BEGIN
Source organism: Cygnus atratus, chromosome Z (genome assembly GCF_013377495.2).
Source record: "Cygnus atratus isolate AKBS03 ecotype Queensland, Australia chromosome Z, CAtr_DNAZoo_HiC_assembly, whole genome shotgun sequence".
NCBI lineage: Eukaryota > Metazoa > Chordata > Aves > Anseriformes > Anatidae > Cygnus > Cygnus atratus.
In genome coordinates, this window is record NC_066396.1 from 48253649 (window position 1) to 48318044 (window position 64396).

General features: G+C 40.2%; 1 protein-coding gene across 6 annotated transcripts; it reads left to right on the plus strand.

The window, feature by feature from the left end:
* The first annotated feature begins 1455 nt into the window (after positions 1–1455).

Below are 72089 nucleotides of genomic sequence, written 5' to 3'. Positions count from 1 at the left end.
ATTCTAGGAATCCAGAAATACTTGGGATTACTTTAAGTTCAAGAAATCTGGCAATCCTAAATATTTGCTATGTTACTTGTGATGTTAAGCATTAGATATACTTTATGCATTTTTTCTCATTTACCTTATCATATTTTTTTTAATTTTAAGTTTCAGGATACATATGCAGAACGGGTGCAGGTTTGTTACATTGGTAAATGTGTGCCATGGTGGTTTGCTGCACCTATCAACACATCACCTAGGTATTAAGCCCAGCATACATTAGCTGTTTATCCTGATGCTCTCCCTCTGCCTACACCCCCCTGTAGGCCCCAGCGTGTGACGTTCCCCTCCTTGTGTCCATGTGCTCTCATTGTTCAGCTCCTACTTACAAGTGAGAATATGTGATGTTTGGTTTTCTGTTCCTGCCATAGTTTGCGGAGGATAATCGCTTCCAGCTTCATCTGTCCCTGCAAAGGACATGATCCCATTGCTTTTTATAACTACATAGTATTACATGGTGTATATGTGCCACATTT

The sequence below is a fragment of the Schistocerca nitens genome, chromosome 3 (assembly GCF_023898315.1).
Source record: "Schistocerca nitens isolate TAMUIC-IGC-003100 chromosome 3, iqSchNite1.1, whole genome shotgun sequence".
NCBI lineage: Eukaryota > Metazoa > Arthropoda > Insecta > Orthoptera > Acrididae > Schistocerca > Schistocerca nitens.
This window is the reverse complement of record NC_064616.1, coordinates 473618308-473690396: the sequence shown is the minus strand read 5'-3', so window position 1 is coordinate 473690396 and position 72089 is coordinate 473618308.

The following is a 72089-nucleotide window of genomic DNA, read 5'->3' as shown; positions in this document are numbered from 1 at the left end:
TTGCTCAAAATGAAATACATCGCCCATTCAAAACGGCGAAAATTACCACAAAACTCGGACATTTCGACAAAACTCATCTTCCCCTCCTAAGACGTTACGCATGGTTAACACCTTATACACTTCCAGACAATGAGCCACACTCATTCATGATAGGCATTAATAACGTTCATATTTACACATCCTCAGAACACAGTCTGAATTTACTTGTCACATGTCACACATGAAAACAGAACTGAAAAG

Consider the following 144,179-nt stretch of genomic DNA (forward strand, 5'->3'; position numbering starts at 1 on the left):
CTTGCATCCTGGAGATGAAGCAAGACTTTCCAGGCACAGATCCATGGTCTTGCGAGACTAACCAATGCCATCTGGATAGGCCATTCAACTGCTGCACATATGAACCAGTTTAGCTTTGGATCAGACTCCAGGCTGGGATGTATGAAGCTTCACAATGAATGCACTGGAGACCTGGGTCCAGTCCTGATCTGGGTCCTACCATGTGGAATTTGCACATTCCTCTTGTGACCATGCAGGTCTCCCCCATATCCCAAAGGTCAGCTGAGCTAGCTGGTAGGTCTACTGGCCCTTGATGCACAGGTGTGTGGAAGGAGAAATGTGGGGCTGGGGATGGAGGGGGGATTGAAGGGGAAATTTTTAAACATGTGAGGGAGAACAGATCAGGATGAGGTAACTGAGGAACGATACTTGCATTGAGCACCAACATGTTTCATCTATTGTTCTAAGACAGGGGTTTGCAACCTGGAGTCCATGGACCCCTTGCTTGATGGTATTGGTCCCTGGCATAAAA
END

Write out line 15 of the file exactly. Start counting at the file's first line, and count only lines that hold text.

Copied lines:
TTGCTCAAAATGAAATACATCGCCCATTCAAAACGGCGAAAATTACCACAAAACTCGGACATTTCGACAAAACTCATCTTCCCCTCCTAAGACGTTACGCATGGTTAACACCTTATACACTTCCAGACAATGAGCCACACTCATTCATGATAGGCATTAATAACGTTCATATTTACACATCCTCAGAACACAGTCTGAATTTACTTGTCACATGTCACACATGAAAACAGAACTGAAAAG